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Quinto quarto

The properties of tripe : the noble waste

Main ingredient of the fifth quarter

On restaurant menus and on television programs we hear more and more often about the fifth quarter, aka offal. We are talking about those more internal parts - and organs - of the animal and once considered "less noble" or waste, which were consumed by less wealthy families to follow the philosophy that nothing of the animal is thrown away. The offal is in turn divided into white - those that are boiled before sale - and red - those sold raw and without processing.

In particular, offal includes: tripe, kidneys, lungs, heart, liver, small intestine, testicles, spleen, breasts, brain, tail, legs and tongue. All cuts with a strong taste, intense flavor and a particular and strong smell. The new wave in the rediscovery of these particular cuts has been captured admirably by chefs from all over the world to bring dishes with a traditional flavor but with an innovative touch to the table.

Tripe: peasant offal

Tripe, among all offal, is the thickest part found in the stomach of cattle and is almost fat-free: in cooking it is excellent for sautéing in a pan, fried or perfect on the grill. It is not a single element but includes the stomach (or abomasum), widely used in the typical Tuscan lampredotto recipe, and the forestomaci (the rumen, the omasum and the reticulum or cap) which are also typical elements for some traditional Italian recipes.

Tripe is therefore a food considered "poor", but not in taste, and which is part of many traditional Italian recipes. From a gustatory point of view, its particular grassy aftertaste derives precisely from its function in the ruminant, i.e. that of digesting grass, which is often considered "only for connoisseurs".

Lean and nutritious food

Although the name might make you think of a very fatty food rich in cholesterol, tripe is actually a lean ingredient with interesting nutritional values. Erroneously considered fatty and too rich in cholesterol, tripe actually turns out to be a very lean food with an interesting nutritional value. Let's see some nutritional characteristics:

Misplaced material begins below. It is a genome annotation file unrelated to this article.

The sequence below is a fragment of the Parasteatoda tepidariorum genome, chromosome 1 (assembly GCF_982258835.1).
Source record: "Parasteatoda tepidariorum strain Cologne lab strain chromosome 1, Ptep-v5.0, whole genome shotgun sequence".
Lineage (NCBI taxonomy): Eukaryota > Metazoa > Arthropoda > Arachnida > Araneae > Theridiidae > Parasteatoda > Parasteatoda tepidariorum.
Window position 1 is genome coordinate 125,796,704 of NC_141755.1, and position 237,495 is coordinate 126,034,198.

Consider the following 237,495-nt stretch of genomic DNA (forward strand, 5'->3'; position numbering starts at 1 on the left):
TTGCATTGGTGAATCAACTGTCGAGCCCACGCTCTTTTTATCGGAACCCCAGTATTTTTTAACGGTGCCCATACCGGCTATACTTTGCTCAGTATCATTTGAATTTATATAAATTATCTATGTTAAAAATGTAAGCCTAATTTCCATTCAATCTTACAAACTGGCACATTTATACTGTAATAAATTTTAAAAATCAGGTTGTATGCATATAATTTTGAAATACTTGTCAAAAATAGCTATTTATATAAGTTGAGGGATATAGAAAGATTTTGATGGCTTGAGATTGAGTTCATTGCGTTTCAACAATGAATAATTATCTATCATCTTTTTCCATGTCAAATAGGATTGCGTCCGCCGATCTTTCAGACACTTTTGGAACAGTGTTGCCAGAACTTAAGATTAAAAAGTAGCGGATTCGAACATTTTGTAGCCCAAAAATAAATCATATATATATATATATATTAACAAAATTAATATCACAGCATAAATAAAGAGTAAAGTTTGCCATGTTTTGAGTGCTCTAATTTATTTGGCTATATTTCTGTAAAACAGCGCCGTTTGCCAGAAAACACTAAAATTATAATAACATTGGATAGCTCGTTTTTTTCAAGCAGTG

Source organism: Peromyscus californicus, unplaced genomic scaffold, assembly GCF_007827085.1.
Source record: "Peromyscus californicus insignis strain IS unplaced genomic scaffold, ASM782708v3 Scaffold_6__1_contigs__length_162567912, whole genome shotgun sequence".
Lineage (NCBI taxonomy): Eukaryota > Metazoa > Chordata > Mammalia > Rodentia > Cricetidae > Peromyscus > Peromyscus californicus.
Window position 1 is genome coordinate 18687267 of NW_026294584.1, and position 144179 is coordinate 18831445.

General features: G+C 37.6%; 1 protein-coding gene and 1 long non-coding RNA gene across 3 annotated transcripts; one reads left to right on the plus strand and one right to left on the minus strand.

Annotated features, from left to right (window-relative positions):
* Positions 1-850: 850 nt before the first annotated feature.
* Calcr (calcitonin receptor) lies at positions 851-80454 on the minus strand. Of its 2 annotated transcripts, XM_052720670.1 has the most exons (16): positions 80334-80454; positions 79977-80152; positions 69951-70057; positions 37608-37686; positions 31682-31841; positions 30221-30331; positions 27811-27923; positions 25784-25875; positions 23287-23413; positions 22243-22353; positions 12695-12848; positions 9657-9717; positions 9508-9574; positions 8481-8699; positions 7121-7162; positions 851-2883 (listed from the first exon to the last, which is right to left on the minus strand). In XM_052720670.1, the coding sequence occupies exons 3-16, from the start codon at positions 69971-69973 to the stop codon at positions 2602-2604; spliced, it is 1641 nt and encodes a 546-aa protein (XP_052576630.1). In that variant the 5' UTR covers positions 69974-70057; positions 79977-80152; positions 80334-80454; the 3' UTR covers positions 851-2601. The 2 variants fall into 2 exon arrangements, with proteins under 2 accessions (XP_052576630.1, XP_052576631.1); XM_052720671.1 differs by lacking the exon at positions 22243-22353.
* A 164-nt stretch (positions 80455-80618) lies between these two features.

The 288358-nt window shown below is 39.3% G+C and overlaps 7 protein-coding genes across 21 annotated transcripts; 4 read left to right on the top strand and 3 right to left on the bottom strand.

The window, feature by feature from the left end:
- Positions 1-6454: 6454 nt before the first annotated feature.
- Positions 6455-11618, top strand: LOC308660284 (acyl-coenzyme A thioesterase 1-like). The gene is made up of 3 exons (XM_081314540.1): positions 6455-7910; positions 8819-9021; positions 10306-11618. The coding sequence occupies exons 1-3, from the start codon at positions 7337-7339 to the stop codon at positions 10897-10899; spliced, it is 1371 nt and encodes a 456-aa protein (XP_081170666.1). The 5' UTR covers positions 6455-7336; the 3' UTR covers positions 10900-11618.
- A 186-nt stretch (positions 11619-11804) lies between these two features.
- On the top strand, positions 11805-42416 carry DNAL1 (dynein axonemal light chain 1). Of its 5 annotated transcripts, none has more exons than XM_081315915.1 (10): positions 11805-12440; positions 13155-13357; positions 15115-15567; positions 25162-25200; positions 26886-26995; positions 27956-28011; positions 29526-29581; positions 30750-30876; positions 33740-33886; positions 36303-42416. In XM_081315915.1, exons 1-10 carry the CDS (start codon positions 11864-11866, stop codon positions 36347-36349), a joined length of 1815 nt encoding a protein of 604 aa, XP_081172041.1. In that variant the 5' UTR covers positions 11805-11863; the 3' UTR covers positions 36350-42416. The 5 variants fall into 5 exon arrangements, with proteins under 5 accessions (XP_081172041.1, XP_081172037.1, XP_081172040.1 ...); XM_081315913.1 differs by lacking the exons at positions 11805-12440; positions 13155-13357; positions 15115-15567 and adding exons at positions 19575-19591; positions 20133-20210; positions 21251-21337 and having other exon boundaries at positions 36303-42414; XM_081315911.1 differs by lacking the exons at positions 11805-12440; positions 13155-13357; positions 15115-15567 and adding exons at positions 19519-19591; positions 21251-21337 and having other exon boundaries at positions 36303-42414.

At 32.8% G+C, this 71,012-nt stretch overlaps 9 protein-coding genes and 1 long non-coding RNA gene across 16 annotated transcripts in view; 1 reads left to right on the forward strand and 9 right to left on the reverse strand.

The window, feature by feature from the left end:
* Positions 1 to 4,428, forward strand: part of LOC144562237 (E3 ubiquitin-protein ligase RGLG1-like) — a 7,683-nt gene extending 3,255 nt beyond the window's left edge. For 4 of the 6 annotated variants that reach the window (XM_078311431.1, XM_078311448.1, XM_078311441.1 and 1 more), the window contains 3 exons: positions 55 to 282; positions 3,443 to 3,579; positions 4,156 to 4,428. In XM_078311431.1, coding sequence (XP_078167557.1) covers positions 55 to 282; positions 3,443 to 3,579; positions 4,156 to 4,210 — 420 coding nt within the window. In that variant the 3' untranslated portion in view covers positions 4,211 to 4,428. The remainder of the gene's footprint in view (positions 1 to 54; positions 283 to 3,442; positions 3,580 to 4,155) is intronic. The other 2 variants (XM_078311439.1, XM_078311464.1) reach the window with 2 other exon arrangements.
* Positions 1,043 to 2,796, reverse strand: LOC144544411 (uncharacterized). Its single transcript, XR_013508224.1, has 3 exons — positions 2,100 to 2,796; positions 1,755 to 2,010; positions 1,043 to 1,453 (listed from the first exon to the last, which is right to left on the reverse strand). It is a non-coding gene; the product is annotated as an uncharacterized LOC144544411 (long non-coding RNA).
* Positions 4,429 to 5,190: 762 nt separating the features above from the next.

• Tripe is a food rich in proteins and contains only 3% fat, half of which is monounsaturated and beneficial for health.
  • Like almost all offal it has a good content of minerals such as: calcium, magnesium, zinc and selenium.
  • It is a good source of vitamin B12 and choline: very important for brain health.

Friend of the body: collagen

Tripe, being a connective tissue, is a food very rich in collagen, an element that we also find in the skin of pigs and chickens, which is very important for our health. Tripe collagen is a very important protein for our muscles, bones, joints, skin and all elements related to keratin (hair, nails, etc.), it also prevents osteoporosis and helps keep the skin more elastic and young .

Uses of tripe in the kitchen

Among the many ways to enjoy tripe, simplicity always pays off: boiled and served seasoned with oil, salt and lemon juice, it is the most digestible and lightest way to enjoy it. For an extra touch, we can add it to the mixed salad, with fresh parsley and white pepper. In addition to its classic use, Italian tradition sees it as the protagonist of many stewed preparations. Tuscan tripe with vegetables and tomato, Roman tripe with tomato, the legendary bacon and pecorino, or let's remember the typical Milanese tripe: a cornerstone of the Lombard tradition.

Not only in Italy but in many countries around the world we can find recipes with tripe that are truly tasty but never poor. In short, a versatile and economical cut, nutritious and suitable for all palates - due to its shape not for everyone - but if you manage to go beyond the shape and consistency, you will find in tripe an ingredient to reevaluate and bring to the table more often.